Alumni Spotlight: Carlene "Chiquita" Schellinger
Chiquita (aka Carlene Schellinger Myers) first came to Mohawk in the mid-1960s at 10 years old and hated it. Her mother had enjoyed camp as a child and of course wanted to send her kids. Her older brother Ricky had already attended the boy’s camp in August and loved it (in great part due to his counselor Wilbur Pike) and her younger sister Giselle joined her at Mohawk as well. (Ricky also worked in the kitchen at both Mohawk and Camp Hi-Rock, and Giselle went on to manage the stables for a number of years).
When the next year rolled around, Chiquita didn’t want to return, but her Mom made her go, saying there’s nothing for her to do at home. She liked it a little more, and eventually stayed on through two CIT years, several years as counselor and at one point, even worked in the office. Like many others, Chiquita’s favorite staff member was her Senior Unit Leader Mary Humestan Coutant. One of her favorite memories was the rain “activity” that Hope Hutchinson used to lead. As Chiquita remembers, the whole camp would be at the waterfront, and Hope would ask everyone to rub their hands together quietly and slowly, gradually increasing the tempo. It would sound like a light rain at first, and then a major storm, before slowing down again to a gentle rain. Chiquita also fondly remembers Mr. Moore (as she still calls former Director Tom Q. Moore today) and his eerie ghost stories that always had a funny ending.
After a few years away in the mid-1970s, Chiquita returned at the request of camp’s triumvirate of leaders (Hope, Cindy Morse, and Jack Trumbull) to lead the new Mugwump unit for two summers. She was a bit nervous about rejoining the staff of younger people, but her kindness, cheerfulness, and great humor immediately helped her become a camp favorite. At the time, Chiquita was well known for her amazing skill at starting campfires in all kinds of weather. Back then, the kitchen crew had Wednesday evenings off, and each unit cooked over the campfire in their unit. If it had been wet at all, we could count on Chiquita to make the rounds of every unit to start the fires for us. It was a skill she had also used as a Wilderness staffer with Eric Bailey and Don Pratt.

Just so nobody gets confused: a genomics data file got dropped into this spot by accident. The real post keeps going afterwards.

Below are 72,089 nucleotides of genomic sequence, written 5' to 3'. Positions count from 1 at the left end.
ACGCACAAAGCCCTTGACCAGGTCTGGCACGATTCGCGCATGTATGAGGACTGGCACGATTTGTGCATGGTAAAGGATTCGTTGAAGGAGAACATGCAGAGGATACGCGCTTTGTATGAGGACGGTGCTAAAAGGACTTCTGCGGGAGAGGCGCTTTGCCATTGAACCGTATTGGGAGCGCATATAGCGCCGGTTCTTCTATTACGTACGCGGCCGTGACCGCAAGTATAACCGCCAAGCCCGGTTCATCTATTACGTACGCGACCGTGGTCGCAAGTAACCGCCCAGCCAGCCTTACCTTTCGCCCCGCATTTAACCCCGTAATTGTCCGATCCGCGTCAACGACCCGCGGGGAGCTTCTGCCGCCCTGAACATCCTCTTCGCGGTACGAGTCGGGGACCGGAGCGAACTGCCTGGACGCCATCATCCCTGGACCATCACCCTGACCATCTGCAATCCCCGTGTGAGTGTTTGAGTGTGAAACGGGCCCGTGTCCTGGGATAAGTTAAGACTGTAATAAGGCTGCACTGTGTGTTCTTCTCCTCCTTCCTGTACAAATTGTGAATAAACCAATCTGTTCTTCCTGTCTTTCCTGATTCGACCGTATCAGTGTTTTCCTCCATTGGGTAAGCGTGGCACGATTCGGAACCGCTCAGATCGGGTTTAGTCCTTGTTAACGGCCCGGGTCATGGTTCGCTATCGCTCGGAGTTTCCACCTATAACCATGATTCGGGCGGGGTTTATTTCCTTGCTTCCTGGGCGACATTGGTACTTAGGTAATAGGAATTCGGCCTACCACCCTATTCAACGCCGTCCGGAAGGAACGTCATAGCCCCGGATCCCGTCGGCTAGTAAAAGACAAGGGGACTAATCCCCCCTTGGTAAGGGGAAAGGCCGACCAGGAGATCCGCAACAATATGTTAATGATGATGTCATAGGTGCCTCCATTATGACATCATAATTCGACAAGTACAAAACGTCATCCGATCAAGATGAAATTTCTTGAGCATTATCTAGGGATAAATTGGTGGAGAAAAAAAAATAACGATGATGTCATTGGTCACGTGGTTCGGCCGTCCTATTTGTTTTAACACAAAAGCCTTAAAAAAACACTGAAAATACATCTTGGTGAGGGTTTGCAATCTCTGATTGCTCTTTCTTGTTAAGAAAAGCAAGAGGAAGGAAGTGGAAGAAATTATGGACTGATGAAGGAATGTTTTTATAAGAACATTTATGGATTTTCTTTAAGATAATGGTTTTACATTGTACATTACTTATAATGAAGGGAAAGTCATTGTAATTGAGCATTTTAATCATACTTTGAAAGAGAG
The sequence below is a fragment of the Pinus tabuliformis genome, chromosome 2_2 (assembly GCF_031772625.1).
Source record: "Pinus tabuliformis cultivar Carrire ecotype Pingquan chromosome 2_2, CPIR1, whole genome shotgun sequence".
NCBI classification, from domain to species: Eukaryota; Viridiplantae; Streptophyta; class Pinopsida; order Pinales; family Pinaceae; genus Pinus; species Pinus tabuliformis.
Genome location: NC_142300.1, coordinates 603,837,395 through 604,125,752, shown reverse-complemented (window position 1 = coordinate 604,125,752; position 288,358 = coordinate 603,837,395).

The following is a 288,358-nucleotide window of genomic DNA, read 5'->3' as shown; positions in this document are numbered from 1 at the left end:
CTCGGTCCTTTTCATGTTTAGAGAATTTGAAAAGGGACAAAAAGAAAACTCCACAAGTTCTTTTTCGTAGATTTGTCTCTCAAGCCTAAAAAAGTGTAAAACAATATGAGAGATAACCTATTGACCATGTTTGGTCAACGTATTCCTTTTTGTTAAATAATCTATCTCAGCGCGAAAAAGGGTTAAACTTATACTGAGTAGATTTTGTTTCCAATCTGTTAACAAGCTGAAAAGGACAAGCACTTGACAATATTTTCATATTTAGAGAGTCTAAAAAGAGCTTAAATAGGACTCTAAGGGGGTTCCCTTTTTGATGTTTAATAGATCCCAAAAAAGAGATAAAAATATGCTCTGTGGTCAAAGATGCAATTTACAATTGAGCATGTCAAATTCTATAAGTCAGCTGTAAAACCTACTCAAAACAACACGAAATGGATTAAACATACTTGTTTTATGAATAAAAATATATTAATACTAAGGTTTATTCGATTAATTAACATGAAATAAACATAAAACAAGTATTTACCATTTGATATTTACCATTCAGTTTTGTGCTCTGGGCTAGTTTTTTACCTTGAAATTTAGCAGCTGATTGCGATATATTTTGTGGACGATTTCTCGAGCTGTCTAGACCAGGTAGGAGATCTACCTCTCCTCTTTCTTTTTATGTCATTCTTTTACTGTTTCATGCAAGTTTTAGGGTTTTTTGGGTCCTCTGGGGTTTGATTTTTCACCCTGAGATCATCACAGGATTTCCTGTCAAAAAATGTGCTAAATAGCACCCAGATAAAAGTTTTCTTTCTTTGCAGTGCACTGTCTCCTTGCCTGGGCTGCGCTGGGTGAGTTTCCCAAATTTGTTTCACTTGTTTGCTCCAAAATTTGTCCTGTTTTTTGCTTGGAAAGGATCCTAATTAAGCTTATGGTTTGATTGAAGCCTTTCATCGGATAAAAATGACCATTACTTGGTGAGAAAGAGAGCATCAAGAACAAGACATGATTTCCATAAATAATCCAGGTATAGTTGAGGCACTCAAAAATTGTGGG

Chiquita was well loved around camp for her bright personality and open, friendly and free spirit. She was given her name by a fellow CIT (Karen Michaels?) who spied her dancing while she was mopping a floor. Karen laughingly told her she was “such a Chiquita Banana” (after a popular banana TV ad of the time) and decades later, that is how she is still known to Mohawkers (except for Jack, who always called her Carlene). In fact, whenever her name is spoken, it is always said with a big smile, because she is so fondly remembered. She was also known for bringing her duck Jedidiah to live in the staff cabin one summer with me and Alicia Sillars Comesana-Vila. Jedidiah was very protective of Chiquita and went with her everywhere. Many will also remember her dog Dingo, a regular visitor.
Chiquita graduated from Concordia College in 1977 with a degree in education and taught in nursery and elementary schools. She married her husband, Glen (a lumberjack), in 1983, and they settled in Durham, CT to raise their two children, Robert and Carissa. She now has three grandchildren, one dog, Ella (a chiweenie-chihuahua-dachshund mix) and a tuxedo cat named Mr. Keats, after the Romantic poet because he is such a love!
Chiquita’s recent years have been marred by serious health issues. She was diagnosed with breast cancer in 2005, undergoing a mastectomy and chemo. Several years later, the chemo had damaged her heart to the point that she went on the donor list. She credits her prayers and God, for the fact that she was only on the list for one day, before she was matched with a heart, and had the transplant in 2010. Unfortunately, the anti-rejection drugs caused her kidneys to fail and she has been on dialysis for several years, though now at least, she can do it at home. And if that wasn’t enough, she battled COVID this past January.
Those who knew her will be happy to know that Chiquita’s cheerfulness and openness have survived these trials. She came to the last reunion and plans to come again this Labor Day weekend. She feels blessed and she still brings smiles to those around her.
And as a last note, Chiquita reports that Ricky has retired from working at the VA in New Haven, CT, and is enjoying his relaxation time. Giselle is married with three children and still works at the VA in Maine, helping organize transportation for Veterans to health care appointments. For anyone who knows Chiquita and would like to say hi, please text her at (860) 685-0433.